1636 The Viennese Waltz – Snippet 27

Race Track at Simmering, Austria

The unemployment situation in Vienna became increasingly clear over the next few days. Demonstrated not by numbers reported on TV, since they didn’t get any TV in Austria, but by the numbers of people showing up looking for work on the new race track. Ron Sanderlin couldn’t hire them all; he couldn’t even hire an appreciable fraction of them. At the same time, he hated turning away hungry people.

“Sonny, can you hire some of these guys to do something, anything?” Ron asked their third day in Simmering.

“What? Why me?”

“Well, you know.” Ron shrugged. He didn’t want to come right out and say can you get your teenage daughter to hire a bunch of these people? The up-timers had only been dealing with newly rich relatives since the Ring of Fire and asking those newly rich relatives for money was handled in different ways by different people. Everything from the assumption that what they had was yours to I’ll starve before I drag them down with me. It became especially difficult if those newly rich relatives were sons and daughters, because of the embarrassment factor. “Why am I still a working stiff when little Billy — or, in this case, little Hayley — has managed to turn herself into a millionaire?”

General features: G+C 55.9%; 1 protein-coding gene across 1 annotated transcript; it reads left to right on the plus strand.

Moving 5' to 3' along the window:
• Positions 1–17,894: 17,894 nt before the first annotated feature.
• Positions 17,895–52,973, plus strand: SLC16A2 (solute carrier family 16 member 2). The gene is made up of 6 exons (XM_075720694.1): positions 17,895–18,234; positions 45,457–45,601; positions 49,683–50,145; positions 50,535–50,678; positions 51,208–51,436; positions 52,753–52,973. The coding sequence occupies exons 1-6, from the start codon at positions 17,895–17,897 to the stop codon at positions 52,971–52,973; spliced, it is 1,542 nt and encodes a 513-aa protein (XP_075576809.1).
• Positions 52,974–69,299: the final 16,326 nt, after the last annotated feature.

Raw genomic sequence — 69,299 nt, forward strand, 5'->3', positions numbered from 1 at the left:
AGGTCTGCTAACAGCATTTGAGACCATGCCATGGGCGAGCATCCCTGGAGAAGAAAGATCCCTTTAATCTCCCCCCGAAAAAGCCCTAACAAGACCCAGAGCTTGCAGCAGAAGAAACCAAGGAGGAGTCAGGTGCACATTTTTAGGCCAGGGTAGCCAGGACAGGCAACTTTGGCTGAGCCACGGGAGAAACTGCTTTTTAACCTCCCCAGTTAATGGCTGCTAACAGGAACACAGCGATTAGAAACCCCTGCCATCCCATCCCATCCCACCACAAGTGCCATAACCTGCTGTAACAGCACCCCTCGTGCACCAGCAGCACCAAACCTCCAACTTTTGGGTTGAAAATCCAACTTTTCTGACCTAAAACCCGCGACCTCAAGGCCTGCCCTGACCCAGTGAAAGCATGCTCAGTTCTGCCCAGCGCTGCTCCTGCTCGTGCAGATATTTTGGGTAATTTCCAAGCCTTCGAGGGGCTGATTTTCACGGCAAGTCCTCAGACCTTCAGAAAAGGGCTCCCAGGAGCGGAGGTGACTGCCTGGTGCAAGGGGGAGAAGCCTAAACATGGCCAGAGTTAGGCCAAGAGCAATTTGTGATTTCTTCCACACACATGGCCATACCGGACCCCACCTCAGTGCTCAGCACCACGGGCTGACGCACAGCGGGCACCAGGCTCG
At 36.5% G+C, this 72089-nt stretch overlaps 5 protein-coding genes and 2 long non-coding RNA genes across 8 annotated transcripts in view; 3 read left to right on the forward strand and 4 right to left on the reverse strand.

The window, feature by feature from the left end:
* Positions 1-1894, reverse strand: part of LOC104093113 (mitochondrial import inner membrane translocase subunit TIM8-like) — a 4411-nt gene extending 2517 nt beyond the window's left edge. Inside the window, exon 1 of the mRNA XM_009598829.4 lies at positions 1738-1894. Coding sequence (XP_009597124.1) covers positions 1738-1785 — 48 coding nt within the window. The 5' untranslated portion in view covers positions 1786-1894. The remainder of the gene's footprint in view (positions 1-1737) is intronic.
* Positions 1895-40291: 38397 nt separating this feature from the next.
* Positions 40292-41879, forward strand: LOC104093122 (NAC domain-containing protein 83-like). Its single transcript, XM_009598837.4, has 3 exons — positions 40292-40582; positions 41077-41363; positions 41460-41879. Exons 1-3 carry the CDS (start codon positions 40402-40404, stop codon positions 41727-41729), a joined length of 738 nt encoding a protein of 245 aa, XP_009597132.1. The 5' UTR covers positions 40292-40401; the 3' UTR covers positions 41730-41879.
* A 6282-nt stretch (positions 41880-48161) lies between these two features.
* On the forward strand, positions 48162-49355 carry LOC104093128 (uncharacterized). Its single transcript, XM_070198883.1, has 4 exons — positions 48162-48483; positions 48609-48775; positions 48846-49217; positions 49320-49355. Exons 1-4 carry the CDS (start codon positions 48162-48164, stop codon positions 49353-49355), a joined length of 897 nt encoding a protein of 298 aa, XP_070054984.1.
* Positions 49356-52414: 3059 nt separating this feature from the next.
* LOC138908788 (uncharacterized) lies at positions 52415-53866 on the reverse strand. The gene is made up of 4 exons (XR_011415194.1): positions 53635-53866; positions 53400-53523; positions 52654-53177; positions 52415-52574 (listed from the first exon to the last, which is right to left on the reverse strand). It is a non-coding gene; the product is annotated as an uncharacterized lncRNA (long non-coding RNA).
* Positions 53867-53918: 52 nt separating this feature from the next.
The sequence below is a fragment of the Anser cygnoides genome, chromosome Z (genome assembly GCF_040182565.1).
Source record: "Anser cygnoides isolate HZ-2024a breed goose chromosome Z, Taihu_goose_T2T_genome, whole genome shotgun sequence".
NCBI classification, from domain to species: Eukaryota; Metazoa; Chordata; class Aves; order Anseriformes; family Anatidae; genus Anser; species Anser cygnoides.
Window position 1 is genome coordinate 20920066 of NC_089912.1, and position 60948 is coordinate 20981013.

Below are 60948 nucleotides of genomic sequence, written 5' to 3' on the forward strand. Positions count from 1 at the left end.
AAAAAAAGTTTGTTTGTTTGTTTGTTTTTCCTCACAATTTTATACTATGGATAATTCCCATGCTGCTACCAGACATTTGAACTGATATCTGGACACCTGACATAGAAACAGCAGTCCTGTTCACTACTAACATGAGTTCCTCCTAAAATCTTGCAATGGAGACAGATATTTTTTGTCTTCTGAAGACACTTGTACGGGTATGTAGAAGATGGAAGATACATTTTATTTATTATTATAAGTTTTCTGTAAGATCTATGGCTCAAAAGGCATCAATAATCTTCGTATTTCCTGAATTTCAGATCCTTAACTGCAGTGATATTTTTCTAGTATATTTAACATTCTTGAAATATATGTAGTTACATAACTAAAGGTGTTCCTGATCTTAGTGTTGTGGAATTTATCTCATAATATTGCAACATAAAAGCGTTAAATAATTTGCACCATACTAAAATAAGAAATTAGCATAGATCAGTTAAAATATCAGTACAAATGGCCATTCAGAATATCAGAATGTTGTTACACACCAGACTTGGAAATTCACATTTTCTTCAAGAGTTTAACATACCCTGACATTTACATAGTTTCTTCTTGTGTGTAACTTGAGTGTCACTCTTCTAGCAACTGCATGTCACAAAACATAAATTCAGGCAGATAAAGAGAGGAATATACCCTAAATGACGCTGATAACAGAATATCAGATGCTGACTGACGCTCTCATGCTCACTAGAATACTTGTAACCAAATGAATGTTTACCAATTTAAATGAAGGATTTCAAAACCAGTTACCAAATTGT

The elder Fortneys took a not-fanatical hands-off approach. They didn’t ask Hayley for money or stock tips but if she volunteered they would mostly let her help if it wasn’t going to endanger her future prospects. Ron knew, for instance, that Hayley had offered to pay for the tutor. Which Sonny and Dana had agreed to, but the maid was paid by Dana.

“I know how you feel, Ron, but . . .”

Just then another person showed up. He wasn’t a prepossessing fellow. He was balding, with bad teeth and a wart over his right eye. But it was also clear that he was desperate for work.

Ron looked at Sonny then back at the man. “Check back in a couple of days. I can’t promise anything, but maybe we’ll have something.”

After the guy had left, Ron just looked at Sonny.

“I’ll talk to Dana. That’s the best I can do,” Sonny said.